This is a classical professional lens, it is fast, it is big and it is heavy. Oh and it makes great pictures as well. This is probably a lens that an amateur photographer does not really need, but somehow always thinks that it will be worth the price.
A lot of what this lens has to offer is needed and much appreciated by professionals, it is fast, it is sturdy and it is reliable. That also justifies its weight and size. But for day to day use, you will have a tough time finding cases where the Nikon 70-210 or Nikon 70-300 will make worse pictures than this one at a fraction of the cost and weight.
This is again one of the equipment that I ended up using at work as it was part of the setup. While it makes great pictures, it is not a lens that I use frequently, mostly due to its weight.
There are way too many versions to list here. The recent versions moved to 70-200 but they are essentially the same family of lenses. Ken Rockwell has a cool page where he has All Nikon 80-200 and 70-200mm f/2.8 Lenses Compared.
- Early models (like the one I pictured) are push/pull zooms
- There is still an earlier 80-200D model for sale from end of 90s, that has a rotating zoom ring.
- Newer versions are all 70-200, with different levels of vibration reduction
- There were always smaller and cheaper versions with smaller apertures f/4 and smaller.
|Weight||Very heavy, 1'300g|
|Good for||Portraits, animals, landscapes, sports|
|New or used||The older ED still sells for 1200, newer 70-200 is closer to 2000, older lenses can be had around 300, but there are many similar models.|
This is a great lens made for professional use, so it makes sense to use this on a higher end full frame camera. The main problem I have is the weight. You will almost certainly need a second lens/camera when you have this zoom so the weight is not only this lens, but the additional things you will have to carry.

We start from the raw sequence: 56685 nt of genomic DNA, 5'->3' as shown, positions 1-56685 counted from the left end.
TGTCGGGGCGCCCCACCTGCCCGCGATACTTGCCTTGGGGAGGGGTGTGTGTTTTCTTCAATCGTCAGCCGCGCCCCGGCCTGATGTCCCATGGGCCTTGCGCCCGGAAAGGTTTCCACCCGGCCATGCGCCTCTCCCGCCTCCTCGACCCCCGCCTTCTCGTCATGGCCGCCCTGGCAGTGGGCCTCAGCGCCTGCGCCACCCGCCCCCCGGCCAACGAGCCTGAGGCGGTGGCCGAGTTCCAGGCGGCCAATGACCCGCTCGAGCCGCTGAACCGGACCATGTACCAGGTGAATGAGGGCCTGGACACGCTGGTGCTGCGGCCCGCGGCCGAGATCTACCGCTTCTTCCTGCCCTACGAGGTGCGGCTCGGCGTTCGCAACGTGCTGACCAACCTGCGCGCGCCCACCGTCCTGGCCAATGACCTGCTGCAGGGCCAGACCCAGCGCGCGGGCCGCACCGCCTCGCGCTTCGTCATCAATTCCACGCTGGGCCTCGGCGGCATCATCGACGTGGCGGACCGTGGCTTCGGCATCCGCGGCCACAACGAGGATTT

Well.. if you have scored a used version of this on the cheap, why not try on an APS-C camera to have a 120-300mm lens at f/2.8. Older versions do not even have vibration reduction, so if you compare this against a cheaper Nikon 70-300 you will look have a hard time with this lens. Do not get me wrong, it makes excellent pictures, but it is not a sensible match. That is 1.3kg you will end up carrying around.
This is 200mm at f/2.8. You can clearly see the falloff on the edges, which I even like
This is as wide as it will go on the APS-C at 80mm. The pictures were taken (roughly) from the same spot.
Just because some of the test pictures I took had issues with sharpness, this lens is sharp. Here is a cute gray parrot in the Zoo of Zurich, Switzerland.
These pages are for Amateur Photographers and not really for seasoned photographers and professionals. I have no affiliation or commercial interest with any brand/make. I write from my own experience. I ended up using mainly Nikon, so I am more familiar with this brand than others. See price for notes on pricing as well as photography related links.